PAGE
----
You should try to project toward the target without telegraphing it to your attacker.

The actual execution reminds me of a striking cobra.

I found a video clip with the legendary Paul Vunak, who puts it all together with an eye jab, elbow strike and head butt.

The execution is so fast that you might want to watch it a couple of times.

Use the eye jab responsibly and always stay safe!

“Is This The Holy Grail For Martial Arts Competitors?” Part 2 – Final

This is the conclusion to yesterday’s post/article “How The Mind Determines Athletic Success” by Morty Lefkoe:

It might be possible to “train emotionally,” but ultimately emotions are the result of beliefs and conditionings.

Eliminate the beliefs and conditionings and the emotions change automatically.

Imagine the following: You have the belief that a ball being hit into the net (or into the water, etc., depending on your sport) is a mistake, and mistakes mean there is something wrong with you.

Now imagine that the ball hits the net or goes into the water. What would you have to feel? … Angry at yourself, annoyed, frustrated, hopeless, etc.

Now imagine this scenario: You have the belief that there is no such thing as a mistake, that every result that isn’t what you intended is an opportunity to learn how to improve your game.

Moreover, you believe that not achieving your intended result means nothing about you. Now imagine that the ball hits the net or goes into the water. What would you feel in this situation? … You might find it difficult to imagine right now that there are only outcomes and no mistakes, but just do your best to imagine the scenario I’ve just described. Okay? …

What would you feel? … Challenged, calm, curious, or possibly nothing at all.

What happens physiologically when you think you’ve made a mistake? Too much negative energy, which gets translated into being too excited, too angry, too anxious.

Some typical signs of over‑arousal include:

Legs feel weak and rubbery. Difficulty in concentrating and focusing. Everything seems to be going faster than it really is. Inability to think clearly and accurately. Attention gets focused on one thing and refocusing is difficult. Become fatigued very quickly. Changing your belief about mistakes would minimize these conditions.

Stress Is an Interpretation

“The greatness of a Gretzky, a Connors, a Palmer, or an Evert is not that they perform well under pressure,” Loehr contends. “No one performs well under pressure. Their greatness is in their learned ability to take the pressure off. … In the face of great external pressure, these [top] performers felt almost no anxiety. To the contrary, they felt calm and peaceful inside but also highly energized, positive, and enthusiastic…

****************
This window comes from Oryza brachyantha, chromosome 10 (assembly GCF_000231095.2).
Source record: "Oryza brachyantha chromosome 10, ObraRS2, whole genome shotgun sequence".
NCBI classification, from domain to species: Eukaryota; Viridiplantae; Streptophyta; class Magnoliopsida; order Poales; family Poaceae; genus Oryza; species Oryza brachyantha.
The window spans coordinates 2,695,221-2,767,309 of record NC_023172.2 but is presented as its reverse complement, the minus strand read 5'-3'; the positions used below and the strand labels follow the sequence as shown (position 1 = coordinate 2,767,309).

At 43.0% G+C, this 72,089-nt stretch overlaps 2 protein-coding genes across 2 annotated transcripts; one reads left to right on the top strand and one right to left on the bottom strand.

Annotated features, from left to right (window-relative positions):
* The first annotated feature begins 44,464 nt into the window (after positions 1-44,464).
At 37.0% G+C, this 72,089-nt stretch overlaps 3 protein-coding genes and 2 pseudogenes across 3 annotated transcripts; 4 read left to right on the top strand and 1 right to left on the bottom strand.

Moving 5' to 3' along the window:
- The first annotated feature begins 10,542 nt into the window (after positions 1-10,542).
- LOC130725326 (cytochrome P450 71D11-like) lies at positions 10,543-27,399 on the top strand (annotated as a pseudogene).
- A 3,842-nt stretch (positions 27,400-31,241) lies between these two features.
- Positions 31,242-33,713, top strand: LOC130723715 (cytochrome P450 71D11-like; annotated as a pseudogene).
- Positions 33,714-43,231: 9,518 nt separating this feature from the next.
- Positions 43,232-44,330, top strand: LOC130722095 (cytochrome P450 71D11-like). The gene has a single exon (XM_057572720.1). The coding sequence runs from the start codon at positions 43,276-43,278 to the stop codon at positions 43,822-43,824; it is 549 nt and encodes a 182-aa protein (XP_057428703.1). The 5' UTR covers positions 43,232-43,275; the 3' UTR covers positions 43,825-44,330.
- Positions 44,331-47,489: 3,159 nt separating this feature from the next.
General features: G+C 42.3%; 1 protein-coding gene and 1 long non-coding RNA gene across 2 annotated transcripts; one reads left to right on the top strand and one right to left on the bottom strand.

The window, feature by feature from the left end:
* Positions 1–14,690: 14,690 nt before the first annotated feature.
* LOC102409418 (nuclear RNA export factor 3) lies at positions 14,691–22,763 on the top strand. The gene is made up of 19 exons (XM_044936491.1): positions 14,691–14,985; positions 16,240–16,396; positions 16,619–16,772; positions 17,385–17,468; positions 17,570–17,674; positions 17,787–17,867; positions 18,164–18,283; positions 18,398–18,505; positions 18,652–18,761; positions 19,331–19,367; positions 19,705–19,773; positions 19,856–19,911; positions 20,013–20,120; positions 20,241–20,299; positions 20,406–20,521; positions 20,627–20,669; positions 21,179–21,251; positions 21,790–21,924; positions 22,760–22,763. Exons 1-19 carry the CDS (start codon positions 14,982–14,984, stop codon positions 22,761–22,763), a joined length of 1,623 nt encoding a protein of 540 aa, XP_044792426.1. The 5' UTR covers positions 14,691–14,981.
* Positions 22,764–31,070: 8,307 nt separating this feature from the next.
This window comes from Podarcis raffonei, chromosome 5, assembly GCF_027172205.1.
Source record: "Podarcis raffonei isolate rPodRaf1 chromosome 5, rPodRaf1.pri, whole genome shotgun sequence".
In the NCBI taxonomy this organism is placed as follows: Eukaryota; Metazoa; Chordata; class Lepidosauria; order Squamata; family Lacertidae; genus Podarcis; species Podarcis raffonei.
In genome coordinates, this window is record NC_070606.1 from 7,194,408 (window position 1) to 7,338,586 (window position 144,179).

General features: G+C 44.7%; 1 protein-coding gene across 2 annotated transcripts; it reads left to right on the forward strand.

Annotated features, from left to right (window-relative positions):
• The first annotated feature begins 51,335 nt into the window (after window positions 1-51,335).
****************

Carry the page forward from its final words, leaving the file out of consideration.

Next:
“It is this skill that separates the superstars from the troops—they have the ability to take pressure off, transforming crisis into opportunity and threat into challenge. All that stands between you and that ability is your own head! … Pressure is something you put on yourself.”

Nothing is inherently stressful. In other words, stress does not exist “out there” and nothing “out there” causes stress. Stress originates in the mind and exists only in the mind; it’s the result of an interpretation. Change the interpretation by changing beliefs and the stress will disappear.

For example, assume you had a project to complete and had a number of limiting beliefs, including I’m not capable and Nothing I do is good enough. What would you feel as you began the project? … Some level of stress. And it would feel as if the project was causing the stress, wouldn’t it?

Now let’s assume you had the same project but had the opposite beliefs, including I am capable and whatever I do is good enough. If your beliefs made you feel confident that you would do a good job, do you still think the project would make you feel stress? … Unlikely. Same project, but different beliefs would result in different levels of stress.

By changing your beliefs, something that had been experienced as stressful can be experienced as fun or challenging.

Control your mind, improve your game. It really is possible.

Source: http://www.recreateyourlife.com

“Is This The Holy Grail For Martial Arts Competitors?” Part 1

I came across an article that I would like to share with you and I sincerely hope that it benefits you, whether you are a martial artist or not.